In this thought-provoking collection of essays edited by environmental historian Cronon, scholars such as Carolyn Merchant, Richard White, Kenneth Olwig, Donna Haraway, and others "contribute to an ongoing dialog about the environment." The book has its roots in an interdisciplinary seminar on "Reinventing Nature," held at the University of California, Irvine's Humanities Research Institute in 1994, and is similar in scope to another Reinventing Nature project entitled Reinventing Nature?: Responses to Postmodern Deconstructionism (Island Pr., 1995). This work explores our ideas of nature in a cultural context, for "if we hope for an environmentalism capable of explaining why people abuse the earth as they do, then the nature we study most become less natural and more cultural." By using materials such as photographs, advertisements, and paintings (termed "found objects" by Haraway) to stimulate fresh ways of viewing and responding to nature, the group has produced an enlightening work that challenges our very ideas of the natural world. Highly recommended.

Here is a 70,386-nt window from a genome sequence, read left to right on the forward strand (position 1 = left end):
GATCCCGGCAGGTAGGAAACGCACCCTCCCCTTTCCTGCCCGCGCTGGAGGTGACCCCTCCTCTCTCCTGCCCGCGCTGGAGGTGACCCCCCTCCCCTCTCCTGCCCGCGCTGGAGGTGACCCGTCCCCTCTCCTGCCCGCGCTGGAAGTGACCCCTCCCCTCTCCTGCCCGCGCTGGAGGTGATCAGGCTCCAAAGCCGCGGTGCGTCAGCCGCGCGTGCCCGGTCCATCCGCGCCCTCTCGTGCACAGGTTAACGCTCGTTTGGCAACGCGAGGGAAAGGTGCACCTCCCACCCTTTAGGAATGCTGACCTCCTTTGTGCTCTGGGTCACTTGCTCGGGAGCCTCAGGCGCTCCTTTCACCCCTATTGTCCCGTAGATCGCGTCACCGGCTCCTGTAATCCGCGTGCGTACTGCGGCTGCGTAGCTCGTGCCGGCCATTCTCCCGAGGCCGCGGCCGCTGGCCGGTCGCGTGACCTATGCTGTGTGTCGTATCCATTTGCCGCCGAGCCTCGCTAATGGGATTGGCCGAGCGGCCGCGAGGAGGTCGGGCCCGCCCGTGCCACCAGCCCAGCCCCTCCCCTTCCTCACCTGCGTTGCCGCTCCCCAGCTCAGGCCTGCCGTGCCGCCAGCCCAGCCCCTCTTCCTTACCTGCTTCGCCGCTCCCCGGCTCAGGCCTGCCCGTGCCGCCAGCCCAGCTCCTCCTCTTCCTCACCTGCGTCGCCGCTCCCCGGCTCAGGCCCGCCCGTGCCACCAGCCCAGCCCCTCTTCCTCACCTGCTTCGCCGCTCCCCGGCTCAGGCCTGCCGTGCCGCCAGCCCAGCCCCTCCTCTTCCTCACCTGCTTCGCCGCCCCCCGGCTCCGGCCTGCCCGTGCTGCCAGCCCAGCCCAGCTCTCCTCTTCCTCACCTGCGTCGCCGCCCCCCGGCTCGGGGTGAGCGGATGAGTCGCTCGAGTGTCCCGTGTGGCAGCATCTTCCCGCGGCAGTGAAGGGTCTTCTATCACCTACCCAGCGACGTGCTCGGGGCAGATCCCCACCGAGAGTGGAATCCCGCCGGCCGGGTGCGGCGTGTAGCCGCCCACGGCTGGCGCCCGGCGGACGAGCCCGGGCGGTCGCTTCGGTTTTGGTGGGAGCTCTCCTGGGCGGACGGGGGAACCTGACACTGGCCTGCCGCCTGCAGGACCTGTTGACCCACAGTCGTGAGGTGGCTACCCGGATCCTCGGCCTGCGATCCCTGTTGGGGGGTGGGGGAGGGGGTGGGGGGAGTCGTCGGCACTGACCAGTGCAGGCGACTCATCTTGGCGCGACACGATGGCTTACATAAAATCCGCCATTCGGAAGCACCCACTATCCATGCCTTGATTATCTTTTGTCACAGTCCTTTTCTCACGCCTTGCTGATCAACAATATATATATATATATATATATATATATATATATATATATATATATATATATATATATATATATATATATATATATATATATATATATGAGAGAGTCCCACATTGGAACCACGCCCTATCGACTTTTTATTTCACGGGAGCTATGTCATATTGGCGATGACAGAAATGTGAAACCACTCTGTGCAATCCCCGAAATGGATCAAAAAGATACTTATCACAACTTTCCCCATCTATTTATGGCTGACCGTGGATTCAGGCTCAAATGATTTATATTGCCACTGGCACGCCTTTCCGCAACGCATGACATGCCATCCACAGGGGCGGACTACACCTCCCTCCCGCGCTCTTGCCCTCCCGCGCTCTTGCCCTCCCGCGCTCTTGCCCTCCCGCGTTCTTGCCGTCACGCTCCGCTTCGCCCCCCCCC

S. Maret, Univ. of Colorado, Denver
Copyright 1995 Reed Business Information, Inc. --This text refers to an out of print or unavailable edition of this title.
“An intellectually pathbreaking book.” — Daniel J. Kevles
“The best kind of book, one that shocks the reader into entirely fresh ways of thinking.” — Michael Pollan
This outstanding anthology is more than twenty years old, but nevertheless remains as important as ever. Read morePublished 6 months ago by Michael E. Zimmerman
Cronon’s lead essay in this volume is seminal for environmental thinking. In it, Cronon argues arguing that we cannot conceive nature/wilderness and humans as separate. Read morePublished 11 months ago by Arthur Digbee
Uncommon Ground has done a great job articulating many essays into a collective book on our view of nature. Read morePublished 19 months ago by Greg
In most of the essays in this book I found ideas I'd never considered that eventually reworked nearly my entire conception of wilderness and mainstream society's relationship with... Read morePublished on October 4, 2010 by C. E. Dye
I returned this when I realized Prof. Cronon was the editor not the author. It's a collection of essays. I read a few. Not as good as Prof. Cronon can write.Published on March 19, 2009 by David L.